Mandaue City brings river back to life
MANDAUE CITY — When he was 7 years old, Solomon Cuizon and his friends would swim in the clean waters of the Butuanon River and play on its banks.
They did the laundry and took a bath in a reservoir nearby.
Now 40, Cuizon said he felt bad that the younger generations of Mandauehanons might no longer experience what they had before.
The Butuanon River has deteriorated badly over time due to pollution. In one instance, it was declared biologically dead.
City government officials have been struggling to revive it.
Casualty of urbanization
The 23-kilometer river has become a casualty of growing urbanization, particularly in Mandaue, whose rapid growth exacted its toll on the waterway.
According to Araceli Barlam, acting chief of the Mandaue City Environment and Natural Resources Office, 62 factories and business establishments discharge effluents into the river, which winds through to 11 barangays in the city from the upland villages of Cebu City before reaching the Mactan Channel.
While discharging is not a problem, Barlam said many companies have violated regulations set by the Department of Environment and Natural Resources (DENR), including the failure to secure environmental compliance certificates from the DENR’s Environmental Management Board (EMB).
“The wastewater should not smell and people should not find it dirty,” she said.
Mayor Gabriel Luis Quisumbing said the city had already met with the violators and had been working with the DENR to make sure that their waste management, especially their sewage and septage systems, “are up to standards.”
Households, particularly in riverside communities, were also major contributors to the water pollution, Vice Mayor Carlo Pontico Fortuna said.
“As it turns out, less than 50 percent [of the dirty water] comes from the industrial establishments … The large part of it comes from the households,” Fortuna said.
Any household activity, such as doing laundry, washing dishes and even taking a bath could bring wastewater to the river, he pointed out.
Mandaue’s drainage system is connected to the river all the way down to the sea.
Fertilizers coming from upland farms could be another pollution factor, said Jose Eugenio Singson Jr., member of the Central Cebu River Basins Management Council.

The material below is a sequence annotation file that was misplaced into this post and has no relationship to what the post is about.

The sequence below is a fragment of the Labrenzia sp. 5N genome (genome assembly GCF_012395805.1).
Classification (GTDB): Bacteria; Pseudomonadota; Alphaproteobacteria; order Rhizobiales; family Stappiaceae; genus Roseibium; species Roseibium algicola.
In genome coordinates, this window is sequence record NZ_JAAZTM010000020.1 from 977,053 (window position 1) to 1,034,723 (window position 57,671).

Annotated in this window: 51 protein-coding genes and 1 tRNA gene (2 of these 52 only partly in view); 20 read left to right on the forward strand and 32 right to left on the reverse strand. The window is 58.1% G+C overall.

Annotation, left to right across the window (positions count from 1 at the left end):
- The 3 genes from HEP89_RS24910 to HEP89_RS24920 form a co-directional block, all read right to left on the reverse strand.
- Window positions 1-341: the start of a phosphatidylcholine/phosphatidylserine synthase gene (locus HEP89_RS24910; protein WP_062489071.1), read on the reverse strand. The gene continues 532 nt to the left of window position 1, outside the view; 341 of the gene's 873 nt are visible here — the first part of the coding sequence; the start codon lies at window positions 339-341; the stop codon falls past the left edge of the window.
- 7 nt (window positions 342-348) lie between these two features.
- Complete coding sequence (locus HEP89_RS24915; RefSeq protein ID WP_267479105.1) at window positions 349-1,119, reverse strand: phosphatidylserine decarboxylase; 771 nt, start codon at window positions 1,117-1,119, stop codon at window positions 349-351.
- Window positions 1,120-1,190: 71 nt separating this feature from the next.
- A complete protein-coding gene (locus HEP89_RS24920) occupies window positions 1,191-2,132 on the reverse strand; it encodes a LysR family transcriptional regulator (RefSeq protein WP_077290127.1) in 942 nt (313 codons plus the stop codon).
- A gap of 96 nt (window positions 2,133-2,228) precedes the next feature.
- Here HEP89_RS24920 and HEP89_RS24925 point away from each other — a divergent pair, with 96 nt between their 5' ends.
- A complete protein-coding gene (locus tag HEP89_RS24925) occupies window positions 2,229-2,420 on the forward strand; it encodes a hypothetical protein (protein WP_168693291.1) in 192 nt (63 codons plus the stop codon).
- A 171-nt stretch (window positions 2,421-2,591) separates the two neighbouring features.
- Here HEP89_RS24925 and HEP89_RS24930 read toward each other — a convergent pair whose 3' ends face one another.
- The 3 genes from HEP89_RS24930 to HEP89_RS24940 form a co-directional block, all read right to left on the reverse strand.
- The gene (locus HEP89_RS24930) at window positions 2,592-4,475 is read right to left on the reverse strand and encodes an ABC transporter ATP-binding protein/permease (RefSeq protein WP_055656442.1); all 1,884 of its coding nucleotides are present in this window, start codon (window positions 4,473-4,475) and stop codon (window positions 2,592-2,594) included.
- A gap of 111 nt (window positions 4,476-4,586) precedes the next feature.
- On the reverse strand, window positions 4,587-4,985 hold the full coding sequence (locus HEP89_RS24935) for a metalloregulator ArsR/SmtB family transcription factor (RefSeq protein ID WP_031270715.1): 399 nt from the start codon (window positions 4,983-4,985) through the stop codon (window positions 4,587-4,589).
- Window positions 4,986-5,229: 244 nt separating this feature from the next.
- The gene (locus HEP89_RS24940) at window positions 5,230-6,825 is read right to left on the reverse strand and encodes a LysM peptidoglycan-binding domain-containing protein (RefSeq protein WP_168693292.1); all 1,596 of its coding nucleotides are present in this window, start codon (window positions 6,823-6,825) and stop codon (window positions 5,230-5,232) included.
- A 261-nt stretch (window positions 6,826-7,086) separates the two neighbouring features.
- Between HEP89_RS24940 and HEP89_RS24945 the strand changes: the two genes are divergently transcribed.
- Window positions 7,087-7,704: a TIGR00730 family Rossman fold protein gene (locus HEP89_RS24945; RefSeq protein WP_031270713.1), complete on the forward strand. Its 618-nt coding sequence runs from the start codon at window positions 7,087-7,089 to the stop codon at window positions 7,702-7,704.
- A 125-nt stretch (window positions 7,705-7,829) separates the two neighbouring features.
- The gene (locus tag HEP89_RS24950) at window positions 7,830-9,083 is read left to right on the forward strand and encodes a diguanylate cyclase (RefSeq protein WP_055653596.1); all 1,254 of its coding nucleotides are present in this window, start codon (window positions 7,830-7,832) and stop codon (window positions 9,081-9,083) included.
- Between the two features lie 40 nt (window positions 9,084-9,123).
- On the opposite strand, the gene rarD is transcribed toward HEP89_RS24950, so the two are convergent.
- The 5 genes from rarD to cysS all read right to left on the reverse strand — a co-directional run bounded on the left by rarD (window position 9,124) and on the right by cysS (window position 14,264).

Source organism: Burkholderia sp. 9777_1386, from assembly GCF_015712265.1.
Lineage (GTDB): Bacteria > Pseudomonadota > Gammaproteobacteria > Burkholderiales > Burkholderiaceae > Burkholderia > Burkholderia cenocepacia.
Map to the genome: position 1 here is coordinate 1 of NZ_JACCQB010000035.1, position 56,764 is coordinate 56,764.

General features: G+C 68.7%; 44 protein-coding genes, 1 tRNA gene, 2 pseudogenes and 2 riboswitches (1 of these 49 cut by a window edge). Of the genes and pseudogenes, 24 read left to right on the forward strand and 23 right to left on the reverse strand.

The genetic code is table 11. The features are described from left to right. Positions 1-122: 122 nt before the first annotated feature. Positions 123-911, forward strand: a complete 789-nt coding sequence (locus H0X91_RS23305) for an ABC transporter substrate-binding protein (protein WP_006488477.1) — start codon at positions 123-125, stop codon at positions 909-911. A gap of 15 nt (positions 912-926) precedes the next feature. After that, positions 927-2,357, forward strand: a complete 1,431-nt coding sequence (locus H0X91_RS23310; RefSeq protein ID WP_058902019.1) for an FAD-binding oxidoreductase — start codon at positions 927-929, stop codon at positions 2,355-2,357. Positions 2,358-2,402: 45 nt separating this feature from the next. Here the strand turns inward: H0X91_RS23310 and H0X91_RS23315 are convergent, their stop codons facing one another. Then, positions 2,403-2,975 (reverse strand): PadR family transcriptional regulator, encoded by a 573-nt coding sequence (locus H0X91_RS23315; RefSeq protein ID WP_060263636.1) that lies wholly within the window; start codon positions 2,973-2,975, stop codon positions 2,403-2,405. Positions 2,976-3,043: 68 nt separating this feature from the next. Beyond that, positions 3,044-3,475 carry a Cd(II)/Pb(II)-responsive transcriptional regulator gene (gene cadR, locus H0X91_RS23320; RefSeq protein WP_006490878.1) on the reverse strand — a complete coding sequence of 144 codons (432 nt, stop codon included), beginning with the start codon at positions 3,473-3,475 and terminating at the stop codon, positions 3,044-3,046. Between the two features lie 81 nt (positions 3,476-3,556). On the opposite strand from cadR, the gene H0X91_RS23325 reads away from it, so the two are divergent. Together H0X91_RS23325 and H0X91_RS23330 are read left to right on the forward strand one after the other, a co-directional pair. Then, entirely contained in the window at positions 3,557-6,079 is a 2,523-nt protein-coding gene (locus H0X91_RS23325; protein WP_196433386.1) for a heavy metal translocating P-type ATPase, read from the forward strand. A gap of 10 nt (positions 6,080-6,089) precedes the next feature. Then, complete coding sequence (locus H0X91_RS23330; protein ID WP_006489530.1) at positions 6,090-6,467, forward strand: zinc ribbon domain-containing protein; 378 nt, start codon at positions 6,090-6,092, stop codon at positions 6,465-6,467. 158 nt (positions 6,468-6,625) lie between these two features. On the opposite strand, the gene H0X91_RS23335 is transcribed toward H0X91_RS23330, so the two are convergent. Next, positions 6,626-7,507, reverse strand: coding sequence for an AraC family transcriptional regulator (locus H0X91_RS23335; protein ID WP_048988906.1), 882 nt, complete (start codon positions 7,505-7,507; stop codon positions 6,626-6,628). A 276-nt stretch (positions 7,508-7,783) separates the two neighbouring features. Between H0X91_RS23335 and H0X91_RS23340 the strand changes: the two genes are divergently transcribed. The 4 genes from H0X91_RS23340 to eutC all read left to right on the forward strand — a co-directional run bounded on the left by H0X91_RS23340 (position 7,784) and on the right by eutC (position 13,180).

“Right now, we are really experiencing bad quality of water levels,” Singson said.
In 1995, the city council passed a resolution penalizing those caught dumping toxic wastes directly into the Butuanon. Back then, the river was already described as “highly polluted by industrial and domestic waste.”
An interagency committee was formed to oversee the Butuanon River Watershed Management Project, but nothing came out of it.
Quisumbing, who was elected mayor in 2016, revitalized efforts to save the river.
The city government has focused the rehabilitation on a 1.06-km stretch along Barangays Ibabao-Estancia, Alang-alang and Paknaan, during the first phase of the project.
It spent P104 million for the river drainage master plan, at least P70 million in infrastructure projects and another P5 million for a bamboo walk.
Barlam introduced “bioremediation,” which utilizes natural methods to decontaminate the water by planting about 6,000 “umbrella” plants (Cyperus alternifolius) on the riverbanks.
Umbrella plants can absorb heavy metals and help decontaminate toxic chemicals that are discharged into the river, a study conducted by chemistry students of University of San Carlos, a project partner, showed.
3-meter easement zone
A team from the city’s Housing and Development Office also demolished illegal structures that encroached on the 3-meter easement zone from the river.
The Department of Public Works and Highways built a slope protection barrier to prevent soil along the waterway from eroding and check overflows from the creek.
The city’s Department of General Services led the beautification of the riverbank and the construction of pathways.
Barlam said the residents from nearby villages were asked to get involved in the rehabilitation. “Cleanliness should be everybody’s concern,” he said.
“We are willing to put a significant amount of our resources …. [W]e will be able to get support from other agencies,” Quisumbing said.
On Nov. 16, a P1.5-million viewing deck in Barangay Ibabao-Estancia was inaugurated. Its construction was funded by private entities.
“We’ve been humbled by the response of both the private and public sectors,” Quisumbing said. “Hopefully, the spirit of volunteerism is sustained until we are able to fully rehabilitate Butuanon River.”
“There is no stronger legacy we can leave to the future generations of Mandauehanons and Cebuanos than a healthy, vibrant Butuanon River,” the mayor said.
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